By BILLY HAMILTON
It's official. With the comptroller's revenue estimate released, the task ahead for Texas lawmakers will be extremely challenging. No one expected anything less.
With a multi-billion dollar budget shortfall, it will take some tough choices and maybe some creative accounting to write a balanced budget before lawmakers leave Austin in June.
As they go about this difficult task, I hope the members of the 82nd Legislature won't resort to robbing Peter to pay Paul when writing the budget.
As most of you know just by looking at your telephone, electricity, gas, and water bills and even your vehicle title, there are a myriad of taxes and fees collected by the state and local taxing entities. Some of these include: 911 service fees and solid waste disposal fees. Most of the fees collected go into various "dedicated" accounts in the state General Revenue Fund. These dedicated accounts were established by the Legislature to meet important goals: protecting the coastline, apprehending fugitives, helping low-income people pay their electricity and phone bills, etc.
What is a little known fact is that in the past the Texas Legislature has used these dedicated funds to help balance the budget. That is, money that is statutorily supposed to go to help prevent, say, child abuse ends up being used to plug another hole in the budget. This practice of robbing Peter to pay Paul isn't unusual for state legislatures, but it isn't good policy.
Examples of this practice abound. Take the Designa-ted Trauma Facility and EMS Fund -- a fund dedicated to helping hospitals cover the costs of uncompensated trauma care. More than $331 million from this reserve was used in 2009 to help balance the budget. Texas hospitals, however, many funded by local property taxes, have spent close to $2.5 billion providing trauma care to indigent patients. They can't use the reserve created to pay the cost if it's being used for other purposes.
During this legislative session, it will be more tempting than most to do this type of re-shuffling of money from funds such as the Trauma Fund, System Benefit Fund, and the Texas Universal Service Fund. While, technically, lawmakers are not required to spend the money in a fund for the specified purpose, redefining what "dedicated" means through accounting slight of hand is not sound public policy and lacks transparency.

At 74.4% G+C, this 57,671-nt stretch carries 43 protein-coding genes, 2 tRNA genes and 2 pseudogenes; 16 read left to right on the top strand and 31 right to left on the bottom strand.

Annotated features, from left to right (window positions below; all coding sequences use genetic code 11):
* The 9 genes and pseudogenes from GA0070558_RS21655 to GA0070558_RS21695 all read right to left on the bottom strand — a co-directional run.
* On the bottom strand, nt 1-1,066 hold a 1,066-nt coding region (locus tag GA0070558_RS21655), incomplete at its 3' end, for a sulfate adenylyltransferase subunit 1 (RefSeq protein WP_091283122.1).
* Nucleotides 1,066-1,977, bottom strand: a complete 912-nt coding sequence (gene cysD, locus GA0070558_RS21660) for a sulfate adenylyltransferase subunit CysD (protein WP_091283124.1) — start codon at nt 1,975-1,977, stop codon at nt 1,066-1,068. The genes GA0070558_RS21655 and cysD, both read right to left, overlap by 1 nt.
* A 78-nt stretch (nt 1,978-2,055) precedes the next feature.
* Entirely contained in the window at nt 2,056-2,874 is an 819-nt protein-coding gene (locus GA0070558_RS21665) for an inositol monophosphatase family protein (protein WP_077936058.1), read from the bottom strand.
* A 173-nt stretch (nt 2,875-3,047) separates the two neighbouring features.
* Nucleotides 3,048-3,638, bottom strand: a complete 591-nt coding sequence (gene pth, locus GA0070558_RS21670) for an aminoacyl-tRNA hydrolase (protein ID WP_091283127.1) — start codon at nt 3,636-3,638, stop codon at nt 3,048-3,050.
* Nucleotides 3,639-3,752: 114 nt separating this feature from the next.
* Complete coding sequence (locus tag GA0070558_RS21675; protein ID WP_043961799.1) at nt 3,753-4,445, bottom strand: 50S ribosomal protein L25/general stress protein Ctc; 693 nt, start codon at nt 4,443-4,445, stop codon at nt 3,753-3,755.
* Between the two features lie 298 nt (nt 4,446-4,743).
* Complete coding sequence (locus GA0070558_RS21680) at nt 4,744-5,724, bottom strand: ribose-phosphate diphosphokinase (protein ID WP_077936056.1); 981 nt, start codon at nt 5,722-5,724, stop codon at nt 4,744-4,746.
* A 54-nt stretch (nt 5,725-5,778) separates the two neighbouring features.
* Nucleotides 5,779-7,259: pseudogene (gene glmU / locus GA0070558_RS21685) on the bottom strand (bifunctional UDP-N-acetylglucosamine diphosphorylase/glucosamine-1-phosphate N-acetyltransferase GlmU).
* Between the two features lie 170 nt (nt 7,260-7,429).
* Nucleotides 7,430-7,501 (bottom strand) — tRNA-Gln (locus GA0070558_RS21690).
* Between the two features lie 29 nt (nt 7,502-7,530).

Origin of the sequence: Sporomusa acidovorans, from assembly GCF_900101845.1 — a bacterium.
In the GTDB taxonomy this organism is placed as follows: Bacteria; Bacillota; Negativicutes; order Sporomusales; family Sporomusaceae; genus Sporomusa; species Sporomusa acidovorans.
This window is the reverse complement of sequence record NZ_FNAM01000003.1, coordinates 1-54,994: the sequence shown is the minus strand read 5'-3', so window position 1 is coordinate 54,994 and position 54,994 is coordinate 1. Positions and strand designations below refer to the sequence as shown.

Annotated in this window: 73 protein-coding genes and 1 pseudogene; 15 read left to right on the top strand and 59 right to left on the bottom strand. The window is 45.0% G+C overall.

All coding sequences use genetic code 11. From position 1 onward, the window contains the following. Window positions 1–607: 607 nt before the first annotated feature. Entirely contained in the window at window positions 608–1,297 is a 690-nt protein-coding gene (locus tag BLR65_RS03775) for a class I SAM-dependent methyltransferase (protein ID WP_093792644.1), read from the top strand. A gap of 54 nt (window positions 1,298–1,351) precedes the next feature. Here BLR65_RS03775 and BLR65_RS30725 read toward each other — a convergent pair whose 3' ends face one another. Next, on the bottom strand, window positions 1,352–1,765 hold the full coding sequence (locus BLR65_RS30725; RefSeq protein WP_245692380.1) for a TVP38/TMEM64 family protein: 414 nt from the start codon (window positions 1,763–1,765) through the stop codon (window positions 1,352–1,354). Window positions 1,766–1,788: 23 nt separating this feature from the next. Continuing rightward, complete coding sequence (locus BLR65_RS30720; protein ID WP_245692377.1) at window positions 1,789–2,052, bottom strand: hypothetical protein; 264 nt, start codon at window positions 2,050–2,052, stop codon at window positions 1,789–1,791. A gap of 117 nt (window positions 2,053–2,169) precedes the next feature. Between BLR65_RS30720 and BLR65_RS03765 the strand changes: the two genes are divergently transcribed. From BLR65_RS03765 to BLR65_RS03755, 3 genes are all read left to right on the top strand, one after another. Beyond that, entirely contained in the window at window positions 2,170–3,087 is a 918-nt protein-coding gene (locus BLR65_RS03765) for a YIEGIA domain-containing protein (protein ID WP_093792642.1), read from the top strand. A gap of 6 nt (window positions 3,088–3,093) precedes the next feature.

These dedicated funds were established by the Texas Legislature to achieve specific goals. If money is diverted away from these dedicated purposes to support other initiatives, the original goals established by statute cannot be accomplished effectively.
It may seem tempting to shuffle or sweep money when budget challenges will be especially severe, especially when the very accounts and purposes of the money are not always in plain view of the public. Now, though, more than ever, taxpayers are demanding greater fiscal restraint, transparency and accountability.
As the budget process gets under way, decisions regarding the state of Texas and its future will be driven by the budget crisis. I hope the members of the Legis-lature forgo the "rob Peter to pay Paul" approach that's been used before and that is so common in states such as California.
Instead, I hope they focus their efforts on balancing the budget in a smart, methodical way. The budget should not be balanced by diverting money from dedicated funds such as the Texas Universal Service Fund, Trauma, and 911 Funds.
Doing so harms essential public programs and only promises to drive up taxes and costs at the local level and in the pocketbooks of every Texan.
* Billy Hamilton is a tax and fiscal consultant, and a former chief deputy comptroller of public accounts for the State of Texas.